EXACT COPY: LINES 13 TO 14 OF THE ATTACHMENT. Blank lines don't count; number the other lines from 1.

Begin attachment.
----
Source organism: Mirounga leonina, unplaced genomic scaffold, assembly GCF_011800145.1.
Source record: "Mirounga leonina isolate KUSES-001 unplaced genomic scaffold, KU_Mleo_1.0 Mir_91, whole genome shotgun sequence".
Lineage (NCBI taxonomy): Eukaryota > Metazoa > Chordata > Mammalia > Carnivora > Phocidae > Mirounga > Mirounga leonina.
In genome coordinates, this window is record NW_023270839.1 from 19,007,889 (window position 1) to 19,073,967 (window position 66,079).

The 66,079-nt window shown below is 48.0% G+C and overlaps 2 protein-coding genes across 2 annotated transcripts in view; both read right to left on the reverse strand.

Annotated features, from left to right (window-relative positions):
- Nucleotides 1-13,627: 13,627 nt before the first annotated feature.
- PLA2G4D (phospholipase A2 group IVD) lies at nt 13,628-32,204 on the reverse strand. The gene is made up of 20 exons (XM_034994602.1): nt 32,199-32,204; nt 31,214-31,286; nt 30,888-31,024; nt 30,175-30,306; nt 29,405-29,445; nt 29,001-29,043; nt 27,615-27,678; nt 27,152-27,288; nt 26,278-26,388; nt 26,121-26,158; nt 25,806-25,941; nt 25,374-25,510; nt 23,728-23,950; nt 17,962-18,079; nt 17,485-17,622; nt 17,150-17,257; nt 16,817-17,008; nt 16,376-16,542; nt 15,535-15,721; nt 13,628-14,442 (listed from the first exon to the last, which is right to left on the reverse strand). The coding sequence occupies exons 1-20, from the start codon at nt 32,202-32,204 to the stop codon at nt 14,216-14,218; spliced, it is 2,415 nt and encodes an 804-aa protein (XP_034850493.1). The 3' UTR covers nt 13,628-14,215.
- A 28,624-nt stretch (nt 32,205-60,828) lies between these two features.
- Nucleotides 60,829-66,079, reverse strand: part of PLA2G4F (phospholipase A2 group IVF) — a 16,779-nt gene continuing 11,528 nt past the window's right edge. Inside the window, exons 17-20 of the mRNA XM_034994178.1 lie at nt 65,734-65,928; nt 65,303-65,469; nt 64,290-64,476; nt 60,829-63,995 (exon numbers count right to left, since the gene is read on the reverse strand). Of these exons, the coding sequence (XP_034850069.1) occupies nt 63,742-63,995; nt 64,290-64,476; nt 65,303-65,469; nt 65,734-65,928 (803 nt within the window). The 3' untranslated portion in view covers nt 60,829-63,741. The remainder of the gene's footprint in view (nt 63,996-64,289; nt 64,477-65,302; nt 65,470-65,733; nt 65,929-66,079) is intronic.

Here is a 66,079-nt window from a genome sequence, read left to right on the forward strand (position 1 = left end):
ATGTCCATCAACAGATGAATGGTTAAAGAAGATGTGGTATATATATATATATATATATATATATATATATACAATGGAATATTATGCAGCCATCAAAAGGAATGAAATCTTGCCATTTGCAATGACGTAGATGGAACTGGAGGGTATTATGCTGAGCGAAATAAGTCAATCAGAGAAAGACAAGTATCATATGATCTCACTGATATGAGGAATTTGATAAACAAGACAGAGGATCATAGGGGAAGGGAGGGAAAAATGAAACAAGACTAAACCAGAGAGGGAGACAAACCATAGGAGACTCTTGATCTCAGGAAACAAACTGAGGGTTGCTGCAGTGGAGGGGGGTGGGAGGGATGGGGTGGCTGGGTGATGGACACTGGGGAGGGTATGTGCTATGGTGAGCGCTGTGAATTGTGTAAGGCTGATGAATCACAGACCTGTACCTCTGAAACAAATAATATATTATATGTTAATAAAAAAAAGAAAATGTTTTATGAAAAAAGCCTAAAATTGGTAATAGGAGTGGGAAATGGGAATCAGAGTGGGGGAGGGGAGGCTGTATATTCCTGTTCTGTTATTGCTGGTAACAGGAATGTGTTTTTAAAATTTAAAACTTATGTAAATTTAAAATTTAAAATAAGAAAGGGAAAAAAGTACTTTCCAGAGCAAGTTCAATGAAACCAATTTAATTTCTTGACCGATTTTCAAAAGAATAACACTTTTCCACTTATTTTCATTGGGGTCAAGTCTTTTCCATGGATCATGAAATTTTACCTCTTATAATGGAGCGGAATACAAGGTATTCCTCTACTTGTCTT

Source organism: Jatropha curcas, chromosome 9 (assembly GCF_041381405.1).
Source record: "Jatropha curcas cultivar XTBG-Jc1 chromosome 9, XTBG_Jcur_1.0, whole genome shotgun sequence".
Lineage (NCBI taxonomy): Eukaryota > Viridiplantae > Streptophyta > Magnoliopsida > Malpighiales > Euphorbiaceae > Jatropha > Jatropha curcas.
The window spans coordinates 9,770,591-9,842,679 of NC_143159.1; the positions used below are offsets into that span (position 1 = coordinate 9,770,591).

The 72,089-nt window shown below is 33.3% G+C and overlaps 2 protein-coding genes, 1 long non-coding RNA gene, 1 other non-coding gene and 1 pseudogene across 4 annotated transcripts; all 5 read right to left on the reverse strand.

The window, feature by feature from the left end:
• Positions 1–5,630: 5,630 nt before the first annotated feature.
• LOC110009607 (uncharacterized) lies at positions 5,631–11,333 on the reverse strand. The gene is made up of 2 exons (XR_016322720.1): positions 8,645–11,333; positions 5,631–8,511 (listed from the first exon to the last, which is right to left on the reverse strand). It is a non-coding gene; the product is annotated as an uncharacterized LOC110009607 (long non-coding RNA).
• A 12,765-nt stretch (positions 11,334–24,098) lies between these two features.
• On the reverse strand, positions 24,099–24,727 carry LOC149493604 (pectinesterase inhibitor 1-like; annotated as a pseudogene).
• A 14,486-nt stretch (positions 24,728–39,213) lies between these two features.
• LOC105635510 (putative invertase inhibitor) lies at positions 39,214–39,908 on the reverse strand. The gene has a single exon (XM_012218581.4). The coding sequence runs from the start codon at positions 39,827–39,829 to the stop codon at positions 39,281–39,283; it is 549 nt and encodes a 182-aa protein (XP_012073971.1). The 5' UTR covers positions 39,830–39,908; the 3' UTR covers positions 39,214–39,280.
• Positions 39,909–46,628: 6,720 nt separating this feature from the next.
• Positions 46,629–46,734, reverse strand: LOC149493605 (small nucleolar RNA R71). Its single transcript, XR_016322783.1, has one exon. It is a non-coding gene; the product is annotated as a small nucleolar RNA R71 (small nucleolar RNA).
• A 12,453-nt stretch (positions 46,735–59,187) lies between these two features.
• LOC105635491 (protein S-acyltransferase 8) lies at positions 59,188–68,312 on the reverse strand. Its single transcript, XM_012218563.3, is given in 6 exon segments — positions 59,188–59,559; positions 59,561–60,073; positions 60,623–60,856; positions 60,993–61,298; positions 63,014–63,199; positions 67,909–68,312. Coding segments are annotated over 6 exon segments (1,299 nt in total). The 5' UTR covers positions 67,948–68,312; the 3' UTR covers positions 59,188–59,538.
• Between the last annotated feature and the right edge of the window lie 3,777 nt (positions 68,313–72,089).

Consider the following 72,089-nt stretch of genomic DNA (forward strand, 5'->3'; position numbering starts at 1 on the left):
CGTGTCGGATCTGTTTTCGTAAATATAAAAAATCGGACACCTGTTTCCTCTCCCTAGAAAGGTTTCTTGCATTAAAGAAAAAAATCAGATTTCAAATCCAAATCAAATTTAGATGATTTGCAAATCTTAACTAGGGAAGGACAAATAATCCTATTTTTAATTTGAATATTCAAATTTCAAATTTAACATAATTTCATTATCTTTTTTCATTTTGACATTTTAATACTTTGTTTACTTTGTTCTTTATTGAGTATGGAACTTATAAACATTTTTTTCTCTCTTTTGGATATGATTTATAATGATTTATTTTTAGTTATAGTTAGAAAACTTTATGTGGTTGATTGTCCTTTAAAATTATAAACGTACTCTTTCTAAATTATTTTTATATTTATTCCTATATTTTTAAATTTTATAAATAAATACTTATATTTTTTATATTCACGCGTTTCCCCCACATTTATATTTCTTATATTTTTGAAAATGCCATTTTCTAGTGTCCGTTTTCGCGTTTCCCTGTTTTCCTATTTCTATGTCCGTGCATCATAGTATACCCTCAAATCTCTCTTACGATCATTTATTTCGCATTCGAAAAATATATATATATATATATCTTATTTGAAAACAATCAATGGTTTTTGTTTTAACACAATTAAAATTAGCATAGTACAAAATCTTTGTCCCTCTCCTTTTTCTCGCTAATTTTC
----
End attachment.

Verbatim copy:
Source organism: Jatropha curcas, chromosome 9 (assembly GCF_041381405.1).
Source record: "Jatropha curcas cultivar XTBG-Jc1 chromosome 9, XTBG_Jcur_1.0, whole genome shotgun sequence".